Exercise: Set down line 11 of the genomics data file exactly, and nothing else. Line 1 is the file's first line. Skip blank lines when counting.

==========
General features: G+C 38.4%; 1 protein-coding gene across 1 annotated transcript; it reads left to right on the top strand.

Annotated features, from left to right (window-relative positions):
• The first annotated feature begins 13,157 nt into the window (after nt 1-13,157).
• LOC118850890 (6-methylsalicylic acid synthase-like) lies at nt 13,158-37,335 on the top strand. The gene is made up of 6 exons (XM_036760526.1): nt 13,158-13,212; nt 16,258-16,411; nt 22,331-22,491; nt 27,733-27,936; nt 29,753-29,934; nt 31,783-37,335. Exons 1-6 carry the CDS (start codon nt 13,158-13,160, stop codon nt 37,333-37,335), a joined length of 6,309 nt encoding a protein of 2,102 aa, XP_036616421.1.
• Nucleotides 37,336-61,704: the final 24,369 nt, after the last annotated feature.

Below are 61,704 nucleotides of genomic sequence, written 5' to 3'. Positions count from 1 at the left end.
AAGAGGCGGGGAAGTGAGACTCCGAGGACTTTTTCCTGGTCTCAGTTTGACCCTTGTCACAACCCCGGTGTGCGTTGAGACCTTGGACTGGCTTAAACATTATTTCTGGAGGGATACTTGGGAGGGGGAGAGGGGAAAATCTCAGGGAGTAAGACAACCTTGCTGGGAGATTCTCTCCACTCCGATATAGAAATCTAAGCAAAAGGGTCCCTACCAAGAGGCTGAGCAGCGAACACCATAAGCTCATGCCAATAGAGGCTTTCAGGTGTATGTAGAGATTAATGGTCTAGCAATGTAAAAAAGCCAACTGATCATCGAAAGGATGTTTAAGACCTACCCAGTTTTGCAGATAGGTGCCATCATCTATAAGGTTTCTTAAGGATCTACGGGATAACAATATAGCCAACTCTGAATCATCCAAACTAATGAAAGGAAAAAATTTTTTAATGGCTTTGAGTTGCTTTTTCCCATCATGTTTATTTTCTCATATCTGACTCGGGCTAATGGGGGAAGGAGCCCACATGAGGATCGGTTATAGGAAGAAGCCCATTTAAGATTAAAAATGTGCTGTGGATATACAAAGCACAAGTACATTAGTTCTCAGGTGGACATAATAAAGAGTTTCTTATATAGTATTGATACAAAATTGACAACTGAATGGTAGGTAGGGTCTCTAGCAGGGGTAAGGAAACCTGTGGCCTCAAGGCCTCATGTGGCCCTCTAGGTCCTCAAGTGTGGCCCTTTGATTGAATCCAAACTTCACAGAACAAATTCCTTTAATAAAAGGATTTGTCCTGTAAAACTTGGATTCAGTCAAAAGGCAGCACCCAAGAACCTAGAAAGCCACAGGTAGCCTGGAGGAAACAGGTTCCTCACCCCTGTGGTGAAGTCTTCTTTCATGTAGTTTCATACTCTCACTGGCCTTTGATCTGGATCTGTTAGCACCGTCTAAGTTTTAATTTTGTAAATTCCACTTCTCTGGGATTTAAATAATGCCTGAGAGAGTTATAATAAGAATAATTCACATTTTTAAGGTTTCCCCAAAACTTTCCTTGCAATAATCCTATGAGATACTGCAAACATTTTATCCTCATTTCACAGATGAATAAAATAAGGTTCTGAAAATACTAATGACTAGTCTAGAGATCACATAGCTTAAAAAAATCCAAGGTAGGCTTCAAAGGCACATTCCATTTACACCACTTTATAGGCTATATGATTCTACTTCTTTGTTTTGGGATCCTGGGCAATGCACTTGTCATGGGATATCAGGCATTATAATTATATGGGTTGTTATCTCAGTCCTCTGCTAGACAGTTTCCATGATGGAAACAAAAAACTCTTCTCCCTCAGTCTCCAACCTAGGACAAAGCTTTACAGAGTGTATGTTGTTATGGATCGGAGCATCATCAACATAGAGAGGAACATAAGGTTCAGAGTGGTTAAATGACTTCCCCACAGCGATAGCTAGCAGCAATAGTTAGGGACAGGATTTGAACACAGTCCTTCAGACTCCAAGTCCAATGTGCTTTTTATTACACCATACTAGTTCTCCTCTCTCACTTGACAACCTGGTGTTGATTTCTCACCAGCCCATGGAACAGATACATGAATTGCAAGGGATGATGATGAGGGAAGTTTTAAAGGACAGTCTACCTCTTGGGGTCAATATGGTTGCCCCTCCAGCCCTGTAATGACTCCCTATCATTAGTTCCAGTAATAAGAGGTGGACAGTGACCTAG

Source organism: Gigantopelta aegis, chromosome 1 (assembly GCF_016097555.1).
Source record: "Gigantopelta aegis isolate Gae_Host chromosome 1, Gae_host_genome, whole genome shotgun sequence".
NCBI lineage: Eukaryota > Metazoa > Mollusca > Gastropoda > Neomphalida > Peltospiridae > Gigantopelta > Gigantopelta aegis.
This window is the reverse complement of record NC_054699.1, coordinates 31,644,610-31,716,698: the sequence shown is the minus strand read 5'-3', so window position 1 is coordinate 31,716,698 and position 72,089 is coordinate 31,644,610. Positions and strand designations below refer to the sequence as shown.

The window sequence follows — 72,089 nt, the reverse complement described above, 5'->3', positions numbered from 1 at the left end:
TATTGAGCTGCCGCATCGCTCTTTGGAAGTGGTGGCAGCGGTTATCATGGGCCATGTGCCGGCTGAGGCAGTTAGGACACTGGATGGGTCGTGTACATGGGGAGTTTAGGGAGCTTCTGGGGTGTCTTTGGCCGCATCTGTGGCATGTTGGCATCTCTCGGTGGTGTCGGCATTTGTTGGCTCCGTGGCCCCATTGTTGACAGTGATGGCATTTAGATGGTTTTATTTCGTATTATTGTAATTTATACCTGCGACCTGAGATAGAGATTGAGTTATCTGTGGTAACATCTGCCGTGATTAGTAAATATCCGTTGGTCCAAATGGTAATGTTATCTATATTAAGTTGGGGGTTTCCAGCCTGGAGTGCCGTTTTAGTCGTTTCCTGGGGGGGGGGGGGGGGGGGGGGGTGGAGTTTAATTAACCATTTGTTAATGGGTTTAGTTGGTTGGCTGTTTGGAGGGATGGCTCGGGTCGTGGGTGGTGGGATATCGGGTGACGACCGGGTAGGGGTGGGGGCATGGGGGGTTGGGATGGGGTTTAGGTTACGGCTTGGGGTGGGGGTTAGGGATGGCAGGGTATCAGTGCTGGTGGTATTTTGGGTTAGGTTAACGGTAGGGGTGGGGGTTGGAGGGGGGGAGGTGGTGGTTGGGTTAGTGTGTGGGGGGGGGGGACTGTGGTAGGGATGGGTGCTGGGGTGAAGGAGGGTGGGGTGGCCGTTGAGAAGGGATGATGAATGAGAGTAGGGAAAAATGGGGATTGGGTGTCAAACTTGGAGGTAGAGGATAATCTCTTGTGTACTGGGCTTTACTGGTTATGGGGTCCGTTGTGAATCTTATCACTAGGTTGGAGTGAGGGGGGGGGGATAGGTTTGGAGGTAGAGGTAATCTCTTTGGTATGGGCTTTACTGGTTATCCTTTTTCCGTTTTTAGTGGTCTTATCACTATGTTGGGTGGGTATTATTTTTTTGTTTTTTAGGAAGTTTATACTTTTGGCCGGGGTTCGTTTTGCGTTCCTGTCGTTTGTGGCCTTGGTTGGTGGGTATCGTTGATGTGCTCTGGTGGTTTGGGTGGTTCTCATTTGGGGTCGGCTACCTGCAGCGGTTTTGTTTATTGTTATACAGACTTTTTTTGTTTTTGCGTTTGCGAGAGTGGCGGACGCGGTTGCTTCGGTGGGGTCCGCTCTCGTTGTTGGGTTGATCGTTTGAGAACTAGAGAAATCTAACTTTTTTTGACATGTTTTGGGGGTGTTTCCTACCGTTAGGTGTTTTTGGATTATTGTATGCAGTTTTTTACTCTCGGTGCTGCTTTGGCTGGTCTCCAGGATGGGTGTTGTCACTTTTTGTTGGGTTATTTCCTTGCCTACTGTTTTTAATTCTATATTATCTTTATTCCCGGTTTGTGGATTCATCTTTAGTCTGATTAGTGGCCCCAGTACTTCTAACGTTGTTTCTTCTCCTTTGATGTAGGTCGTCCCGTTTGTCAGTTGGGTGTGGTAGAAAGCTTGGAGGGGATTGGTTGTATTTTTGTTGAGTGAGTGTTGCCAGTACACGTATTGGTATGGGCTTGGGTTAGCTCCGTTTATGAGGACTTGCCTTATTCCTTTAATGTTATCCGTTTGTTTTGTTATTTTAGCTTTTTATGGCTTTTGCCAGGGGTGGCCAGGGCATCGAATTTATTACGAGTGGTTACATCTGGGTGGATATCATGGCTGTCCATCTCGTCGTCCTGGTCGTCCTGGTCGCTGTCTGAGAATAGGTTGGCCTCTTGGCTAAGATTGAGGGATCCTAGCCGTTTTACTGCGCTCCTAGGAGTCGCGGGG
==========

This window is the reverse complement of record NC_054699.1, coordinates 31,644,610-31,716,698: the sequence shown is the minus strand read 5'-3', so window position 1 is coordinate 31,716,698 and position 72,089 is coordinate 31,644,610. Positions and strand designations below refer to the sequence as shown.